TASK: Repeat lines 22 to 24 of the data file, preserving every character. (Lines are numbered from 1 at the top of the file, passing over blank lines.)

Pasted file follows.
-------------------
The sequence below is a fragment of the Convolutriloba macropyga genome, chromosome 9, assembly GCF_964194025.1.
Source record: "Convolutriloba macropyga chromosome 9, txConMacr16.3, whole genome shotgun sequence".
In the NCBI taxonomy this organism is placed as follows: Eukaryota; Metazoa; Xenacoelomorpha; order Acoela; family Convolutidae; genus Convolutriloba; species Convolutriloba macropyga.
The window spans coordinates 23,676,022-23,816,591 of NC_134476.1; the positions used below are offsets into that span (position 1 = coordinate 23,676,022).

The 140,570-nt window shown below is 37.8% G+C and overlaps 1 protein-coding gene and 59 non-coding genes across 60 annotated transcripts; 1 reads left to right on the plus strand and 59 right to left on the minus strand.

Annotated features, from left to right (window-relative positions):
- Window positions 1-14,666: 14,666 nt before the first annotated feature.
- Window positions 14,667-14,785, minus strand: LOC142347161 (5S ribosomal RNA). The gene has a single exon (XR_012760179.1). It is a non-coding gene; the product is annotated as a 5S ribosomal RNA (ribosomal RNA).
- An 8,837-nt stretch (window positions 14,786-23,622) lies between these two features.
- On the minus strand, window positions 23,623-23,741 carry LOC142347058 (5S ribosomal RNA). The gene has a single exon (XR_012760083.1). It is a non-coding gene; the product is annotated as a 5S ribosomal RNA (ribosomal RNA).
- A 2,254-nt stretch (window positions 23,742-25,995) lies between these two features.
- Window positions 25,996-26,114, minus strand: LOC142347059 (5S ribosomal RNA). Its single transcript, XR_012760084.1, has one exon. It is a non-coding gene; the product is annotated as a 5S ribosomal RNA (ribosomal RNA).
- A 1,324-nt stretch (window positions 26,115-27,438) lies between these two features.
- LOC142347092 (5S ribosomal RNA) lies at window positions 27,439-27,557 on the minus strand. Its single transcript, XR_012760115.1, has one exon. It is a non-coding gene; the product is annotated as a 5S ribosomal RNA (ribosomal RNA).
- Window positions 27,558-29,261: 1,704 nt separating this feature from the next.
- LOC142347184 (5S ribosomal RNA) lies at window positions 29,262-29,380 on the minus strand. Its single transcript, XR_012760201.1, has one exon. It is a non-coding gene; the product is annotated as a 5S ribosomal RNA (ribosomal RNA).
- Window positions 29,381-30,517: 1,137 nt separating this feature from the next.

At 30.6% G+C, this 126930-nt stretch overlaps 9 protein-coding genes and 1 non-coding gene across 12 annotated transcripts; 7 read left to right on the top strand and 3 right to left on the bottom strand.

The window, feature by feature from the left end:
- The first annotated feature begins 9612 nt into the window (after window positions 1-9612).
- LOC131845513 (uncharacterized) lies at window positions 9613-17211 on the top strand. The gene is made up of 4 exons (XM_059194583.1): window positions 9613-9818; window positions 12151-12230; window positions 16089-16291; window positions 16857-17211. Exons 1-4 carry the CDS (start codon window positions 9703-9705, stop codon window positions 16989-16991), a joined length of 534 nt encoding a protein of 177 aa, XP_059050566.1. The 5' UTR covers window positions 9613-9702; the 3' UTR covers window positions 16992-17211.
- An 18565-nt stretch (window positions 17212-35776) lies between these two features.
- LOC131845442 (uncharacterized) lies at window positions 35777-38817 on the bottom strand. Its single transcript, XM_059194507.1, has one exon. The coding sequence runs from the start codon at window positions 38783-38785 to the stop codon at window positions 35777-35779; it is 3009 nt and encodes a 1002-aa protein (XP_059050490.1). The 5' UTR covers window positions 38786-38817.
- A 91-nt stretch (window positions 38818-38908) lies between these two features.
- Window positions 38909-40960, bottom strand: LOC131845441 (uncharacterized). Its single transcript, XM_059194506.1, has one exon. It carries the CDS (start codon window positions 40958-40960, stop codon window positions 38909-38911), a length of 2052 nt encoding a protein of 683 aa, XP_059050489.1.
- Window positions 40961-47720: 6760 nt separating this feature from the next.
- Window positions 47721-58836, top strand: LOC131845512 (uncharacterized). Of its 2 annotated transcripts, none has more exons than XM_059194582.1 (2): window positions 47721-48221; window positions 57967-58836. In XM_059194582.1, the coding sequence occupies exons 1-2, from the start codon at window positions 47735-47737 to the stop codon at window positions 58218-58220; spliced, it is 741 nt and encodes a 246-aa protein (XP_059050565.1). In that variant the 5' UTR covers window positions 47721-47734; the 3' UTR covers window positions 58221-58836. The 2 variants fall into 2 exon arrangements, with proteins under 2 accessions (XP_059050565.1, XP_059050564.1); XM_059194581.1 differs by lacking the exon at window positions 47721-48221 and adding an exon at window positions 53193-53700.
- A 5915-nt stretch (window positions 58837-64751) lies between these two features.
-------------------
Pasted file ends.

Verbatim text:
- An 18565-nt stretch (window positions 17212-35776) lies between these two features.
- LOC131845442 (uncharacterized) lies at window positions 35777-38817 on the bottom strand. Its single transcript, XM_059194507.1, has one exon. The coding sequence runs from the start codon at window positions 38783-38785 to the stop codon at window positions 35777-35779; it is 3009 nt and encodes a 1002-aa protein (XP_059050490.1). The 5' UTR covers window positions 38786-38817.
- A 91-nt stretch (window positions 38818-38908) lies between these two features.